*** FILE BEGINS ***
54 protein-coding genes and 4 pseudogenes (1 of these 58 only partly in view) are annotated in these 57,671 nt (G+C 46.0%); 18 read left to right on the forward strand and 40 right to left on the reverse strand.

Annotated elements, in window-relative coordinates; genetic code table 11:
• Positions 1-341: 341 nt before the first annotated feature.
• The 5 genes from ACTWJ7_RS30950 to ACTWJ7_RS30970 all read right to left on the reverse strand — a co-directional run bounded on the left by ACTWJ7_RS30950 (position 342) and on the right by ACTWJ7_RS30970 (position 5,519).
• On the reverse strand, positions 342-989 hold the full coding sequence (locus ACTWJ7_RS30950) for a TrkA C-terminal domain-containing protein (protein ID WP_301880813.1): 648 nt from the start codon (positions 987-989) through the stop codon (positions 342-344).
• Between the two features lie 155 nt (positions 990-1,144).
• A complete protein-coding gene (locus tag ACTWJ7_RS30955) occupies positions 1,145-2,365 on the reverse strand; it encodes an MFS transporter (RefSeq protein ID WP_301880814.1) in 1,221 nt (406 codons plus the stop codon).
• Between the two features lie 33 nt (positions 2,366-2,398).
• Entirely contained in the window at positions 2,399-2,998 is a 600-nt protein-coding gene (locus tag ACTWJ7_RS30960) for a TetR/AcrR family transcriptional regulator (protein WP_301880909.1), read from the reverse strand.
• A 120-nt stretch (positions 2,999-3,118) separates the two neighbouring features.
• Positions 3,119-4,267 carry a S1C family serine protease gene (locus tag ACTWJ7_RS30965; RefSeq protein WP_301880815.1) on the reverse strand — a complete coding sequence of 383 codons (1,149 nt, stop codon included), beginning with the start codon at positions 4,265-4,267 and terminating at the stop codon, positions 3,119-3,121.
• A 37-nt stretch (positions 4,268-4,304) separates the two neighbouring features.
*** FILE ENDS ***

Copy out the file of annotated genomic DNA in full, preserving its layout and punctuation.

54 protein-coding genes and 4 pseudogenes (1 of these 58 only partly in view) are annotated in these 57,671 nt (G+C 46.0%); 18 read left to right on the forward strand and 40 right to left on the reverse strand.

Annotated elements, in window-relative coordinates; genetic code table 11:
• Positions 1-341: 341 nt before the first annotated feature.
• The 5 genes from ACTWJ7_RS30950 to ACTWJ7_RS30970 all read right to left on the reverse strand — a co-directional run bounded on the left by ACTWJ7_RS30950 (position 342) and on the right by ACTWJ7_RS30970 (position 5,519).
• On the reverse strand, positions 342-989 hold the full coding sequence (locus ACTWJ7_RS30950) for a TrkA C-terminal domain-containing protein (protein ID WP_301880813.1): 648 nt from the start codon (positions 987-989) through the stop codon (positions 342-344).
• Between the two features lie 155 nt (positions 990-1,144).
• A complete protein-coding gene (locus tag ACTWJ7_RS30955) occupies positions 1,145-2,365 on the reverse strand; it encodes an MFS transporter (RefSeq protein ID WP_301880814.1) in 1,221 nt (406 codons plus the stop codon).
• Between the two features lie 33 nt (positions 2,366-2,398).
• Entirely contained in the window at positions 2,399-2,998 is a 600-nt protein-coding gene (locus tag ACTWJ7_RS30960) for a TetR/AcrR family transcriptional regulator (protein WP_301880909.1), read from the reverse strand.
• A 120-nt stretch (positions 2,999-3,118) separates the two neighbouring features.
• Positions 3,119-4,267 carry a S1C family serine protease gene (locus tag ACTWJ7_RS30965; RefSeq protein WP_301880815.1) on the reverse strand — a complete coding sequence of 383 codons (1,149 nt, stop codon included), beginning with the start codon at positions 4,265-4,267 and terminating at the stop codon, positions 3,119-3,121.
• A 37-nt stretch (positions 4,268-4,304) separates the two neighbouring features.